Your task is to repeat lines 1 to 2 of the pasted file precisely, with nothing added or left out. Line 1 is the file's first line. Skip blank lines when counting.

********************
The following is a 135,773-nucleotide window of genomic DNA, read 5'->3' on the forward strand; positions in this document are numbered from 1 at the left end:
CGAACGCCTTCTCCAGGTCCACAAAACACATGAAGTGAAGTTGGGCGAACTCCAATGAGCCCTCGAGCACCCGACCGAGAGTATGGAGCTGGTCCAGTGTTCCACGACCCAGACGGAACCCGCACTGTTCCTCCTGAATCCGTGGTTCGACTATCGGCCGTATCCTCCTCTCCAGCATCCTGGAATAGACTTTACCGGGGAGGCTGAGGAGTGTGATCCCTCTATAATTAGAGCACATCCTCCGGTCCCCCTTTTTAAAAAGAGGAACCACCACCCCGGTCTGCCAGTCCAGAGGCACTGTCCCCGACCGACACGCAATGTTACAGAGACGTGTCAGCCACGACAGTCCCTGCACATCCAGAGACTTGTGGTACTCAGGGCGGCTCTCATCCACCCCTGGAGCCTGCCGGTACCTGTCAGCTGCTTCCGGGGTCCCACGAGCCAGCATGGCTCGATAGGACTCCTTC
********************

The following is a 135,773-nucleotide window of genomic DNA, read 5'->3' on the forward strand; positions in this document are numbered from 1 at the left end:
CGAACGCCTTCTCCAGGTCCACAAAACACATGAAGTGAAGTTGGGCGAACTCCAATGAGCCCTCGAGCACCCGACCGAGAGTATGGAGCTGGTCCAGTGTTCCACGACCCAGACGGAACCCGCACTGTTCCTCCTGAATCCGTGGTTCGACTATCGGCCGTATCCTCCTCTCCAGCATCCTGGAATAGACTTTACCGGGGAGGCTGAGGAGTGTGATCCCTCTATAATTAGAGCACATCCTCCGGTCCCCCTTTTTAAAAAGAGGAACCACCACCCCGGTCTGCCAGTCCAGAGGCACTGTCCCCGACCGACACGCAATGTTACAGAGACGTGTCAGCCACGACAGTCCCTGCACATCCAGAGACTTGTGGTACTCAGGGCGGCTCTCATCCACCCCTGGAGCCTGCCGGTACCTGTCAGCTGCTTCCGGGGTCCCACGAGCCAGCATGGCTCGATAGGACTCCTTC